FIGS. 7AA-7BB are schematic, plan and end views of two bulbous tip configurations in accordance with additional embodiments of the present invention. FIGS. 7AA-7AB depict a solid, symmetrical bulbous tip 22f. Tip 22f has a circular cross-section of increasing then decreasing area as a function of length and an optional, generally blunt, truncated end 44f having a circular cross-section. FIGS. 7BA-7BB depict a hollow, symmetrical bulbous tip 22g. Tip 22g has an annular cross-section of increasing then decreasing area as a function of length and a generally blunt, truncated end 44g.
FIGS. 8A-8B are schematic, plan and end views of a hollow, pleated tip 22h in accordance with another embodiment of the present invention. Tip 22h has a multi-lobed cross-section of substantially constant area and a closed, generally spherical end 44h. When tip 22h buckles upon meeting body structure, the tip 22h may buckle asymmetrically, bending away from its longitudinal axis, or symmetrically, essentially shortening its overall length while the lobed sidewall expands radially outwardly. The mode of buckling may be influenced, for example, by varying the number and length of the pleats and the thickness of the sidewall.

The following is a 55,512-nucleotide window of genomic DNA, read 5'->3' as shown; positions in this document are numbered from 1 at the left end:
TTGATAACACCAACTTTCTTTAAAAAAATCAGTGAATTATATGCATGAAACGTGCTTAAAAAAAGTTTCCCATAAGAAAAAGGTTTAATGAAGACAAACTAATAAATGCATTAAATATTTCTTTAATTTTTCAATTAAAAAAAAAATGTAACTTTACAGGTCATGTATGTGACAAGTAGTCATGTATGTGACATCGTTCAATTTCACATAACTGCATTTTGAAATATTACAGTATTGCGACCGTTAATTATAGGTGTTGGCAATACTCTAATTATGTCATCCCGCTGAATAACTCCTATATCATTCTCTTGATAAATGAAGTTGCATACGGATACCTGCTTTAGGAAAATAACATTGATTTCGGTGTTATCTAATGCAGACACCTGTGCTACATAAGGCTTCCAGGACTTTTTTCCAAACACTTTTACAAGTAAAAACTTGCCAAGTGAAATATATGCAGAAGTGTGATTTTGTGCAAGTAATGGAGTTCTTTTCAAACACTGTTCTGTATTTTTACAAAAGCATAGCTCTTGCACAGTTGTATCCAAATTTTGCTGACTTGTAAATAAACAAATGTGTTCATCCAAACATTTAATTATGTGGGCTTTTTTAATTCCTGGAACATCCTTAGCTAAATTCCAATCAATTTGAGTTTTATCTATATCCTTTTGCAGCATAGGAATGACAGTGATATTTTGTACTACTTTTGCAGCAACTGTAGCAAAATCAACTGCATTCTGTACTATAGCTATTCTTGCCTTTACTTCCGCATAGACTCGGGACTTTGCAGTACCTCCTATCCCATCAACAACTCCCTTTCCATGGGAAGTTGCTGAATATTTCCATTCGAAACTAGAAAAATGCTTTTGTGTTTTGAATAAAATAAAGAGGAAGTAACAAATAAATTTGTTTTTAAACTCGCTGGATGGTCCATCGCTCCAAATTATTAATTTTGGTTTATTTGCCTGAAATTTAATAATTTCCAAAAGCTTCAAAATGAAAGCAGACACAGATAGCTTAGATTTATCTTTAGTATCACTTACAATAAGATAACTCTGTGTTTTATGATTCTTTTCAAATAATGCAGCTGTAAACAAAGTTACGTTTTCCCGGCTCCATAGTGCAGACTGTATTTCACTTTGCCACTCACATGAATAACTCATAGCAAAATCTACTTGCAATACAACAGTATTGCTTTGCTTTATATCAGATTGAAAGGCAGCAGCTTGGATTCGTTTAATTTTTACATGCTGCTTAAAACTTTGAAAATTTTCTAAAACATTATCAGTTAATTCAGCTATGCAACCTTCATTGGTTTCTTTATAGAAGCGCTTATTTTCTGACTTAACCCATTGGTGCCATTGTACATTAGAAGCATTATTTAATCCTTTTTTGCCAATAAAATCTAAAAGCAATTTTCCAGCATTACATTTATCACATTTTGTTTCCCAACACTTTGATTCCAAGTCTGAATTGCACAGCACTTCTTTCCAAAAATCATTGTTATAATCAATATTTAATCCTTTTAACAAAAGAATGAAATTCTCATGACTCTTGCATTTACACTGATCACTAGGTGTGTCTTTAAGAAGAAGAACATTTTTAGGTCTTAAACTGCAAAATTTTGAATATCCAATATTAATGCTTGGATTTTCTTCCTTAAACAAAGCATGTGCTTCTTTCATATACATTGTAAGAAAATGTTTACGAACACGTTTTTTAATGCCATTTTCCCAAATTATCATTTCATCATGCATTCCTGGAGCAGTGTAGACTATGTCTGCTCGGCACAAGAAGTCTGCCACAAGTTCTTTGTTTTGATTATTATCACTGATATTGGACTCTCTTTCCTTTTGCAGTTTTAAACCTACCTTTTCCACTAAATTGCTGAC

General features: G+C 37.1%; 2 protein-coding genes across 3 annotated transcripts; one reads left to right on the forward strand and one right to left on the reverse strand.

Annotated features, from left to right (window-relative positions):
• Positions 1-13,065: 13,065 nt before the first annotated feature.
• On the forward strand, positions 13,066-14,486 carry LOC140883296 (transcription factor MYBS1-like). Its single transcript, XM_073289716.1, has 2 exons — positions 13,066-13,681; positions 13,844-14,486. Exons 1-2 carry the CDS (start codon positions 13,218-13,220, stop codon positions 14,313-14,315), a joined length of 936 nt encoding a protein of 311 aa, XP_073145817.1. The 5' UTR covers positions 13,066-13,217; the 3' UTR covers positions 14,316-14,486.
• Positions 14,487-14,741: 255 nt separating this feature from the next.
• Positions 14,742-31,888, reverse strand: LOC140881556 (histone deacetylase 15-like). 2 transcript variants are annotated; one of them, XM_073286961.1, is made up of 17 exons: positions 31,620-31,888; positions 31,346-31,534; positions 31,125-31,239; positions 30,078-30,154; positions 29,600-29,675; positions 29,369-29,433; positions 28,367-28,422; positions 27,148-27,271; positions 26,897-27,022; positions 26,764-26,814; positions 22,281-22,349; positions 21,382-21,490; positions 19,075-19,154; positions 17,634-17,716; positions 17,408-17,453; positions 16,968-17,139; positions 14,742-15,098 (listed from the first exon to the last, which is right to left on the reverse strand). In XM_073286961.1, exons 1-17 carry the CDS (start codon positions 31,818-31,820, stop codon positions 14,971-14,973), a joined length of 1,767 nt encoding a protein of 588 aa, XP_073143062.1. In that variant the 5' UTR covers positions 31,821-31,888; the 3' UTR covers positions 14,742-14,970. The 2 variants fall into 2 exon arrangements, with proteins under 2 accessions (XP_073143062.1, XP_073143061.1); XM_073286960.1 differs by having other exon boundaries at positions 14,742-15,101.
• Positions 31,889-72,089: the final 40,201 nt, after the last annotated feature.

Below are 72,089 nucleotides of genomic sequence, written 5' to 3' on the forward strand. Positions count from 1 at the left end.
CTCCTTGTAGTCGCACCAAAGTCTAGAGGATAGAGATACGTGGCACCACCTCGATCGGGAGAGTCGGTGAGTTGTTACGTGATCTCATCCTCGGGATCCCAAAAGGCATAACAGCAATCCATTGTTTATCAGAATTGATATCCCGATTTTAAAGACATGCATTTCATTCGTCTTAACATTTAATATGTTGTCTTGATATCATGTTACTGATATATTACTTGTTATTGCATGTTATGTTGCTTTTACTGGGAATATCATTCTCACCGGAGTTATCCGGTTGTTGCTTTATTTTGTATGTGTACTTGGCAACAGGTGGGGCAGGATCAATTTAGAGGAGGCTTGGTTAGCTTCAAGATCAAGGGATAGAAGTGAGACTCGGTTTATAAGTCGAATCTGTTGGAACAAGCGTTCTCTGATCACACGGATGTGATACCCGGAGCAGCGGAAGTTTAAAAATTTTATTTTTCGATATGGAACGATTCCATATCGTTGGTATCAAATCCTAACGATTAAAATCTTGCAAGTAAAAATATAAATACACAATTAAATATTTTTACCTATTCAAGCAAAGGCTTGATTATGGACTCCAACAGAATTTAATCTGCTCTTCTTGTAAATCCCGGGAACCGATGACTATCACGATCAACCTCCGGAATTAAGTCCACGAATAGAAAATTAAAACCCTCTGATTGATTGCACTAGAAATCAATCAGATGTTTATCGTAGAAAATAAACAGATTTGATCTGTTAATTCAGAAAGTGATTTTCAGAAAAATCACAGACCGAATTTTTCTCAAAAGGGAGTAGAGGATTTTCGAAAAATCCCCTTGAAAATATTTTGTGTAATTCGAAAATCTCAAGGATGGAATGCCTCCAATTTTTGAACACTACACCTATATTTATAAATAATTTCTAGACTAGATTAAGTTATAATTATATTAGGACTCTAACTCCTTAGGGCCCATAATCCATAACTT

Lastly, FIGS. 9AA-9CB are schematic, plan and end views of three necked tip configurations in accordance with further embodiments of the present invention. FIGS. 9AA-9AB depict a solid, symmetrical necked tip 22i. Tip 22i has a circular cross-section of rapidly decreasing then constant area as a function of length and a truncated end 44i having a circular cross-section. FIGS. 9BA-9BB depict a solid, symmetrical necked tip 22j. Tip 22j has an circular cross-section of gradually decreasing then constant area as a function of length and a spherical end 44j. FIGS. 9CA-9CB depict a hollow, asymmetrical necked tip 22k. Tip 22k has a generally annular cross-section with a solid extension 42 of circular cross-section longitudinally extending from a region of the annulus, the extension 42 having a spherical end 44k.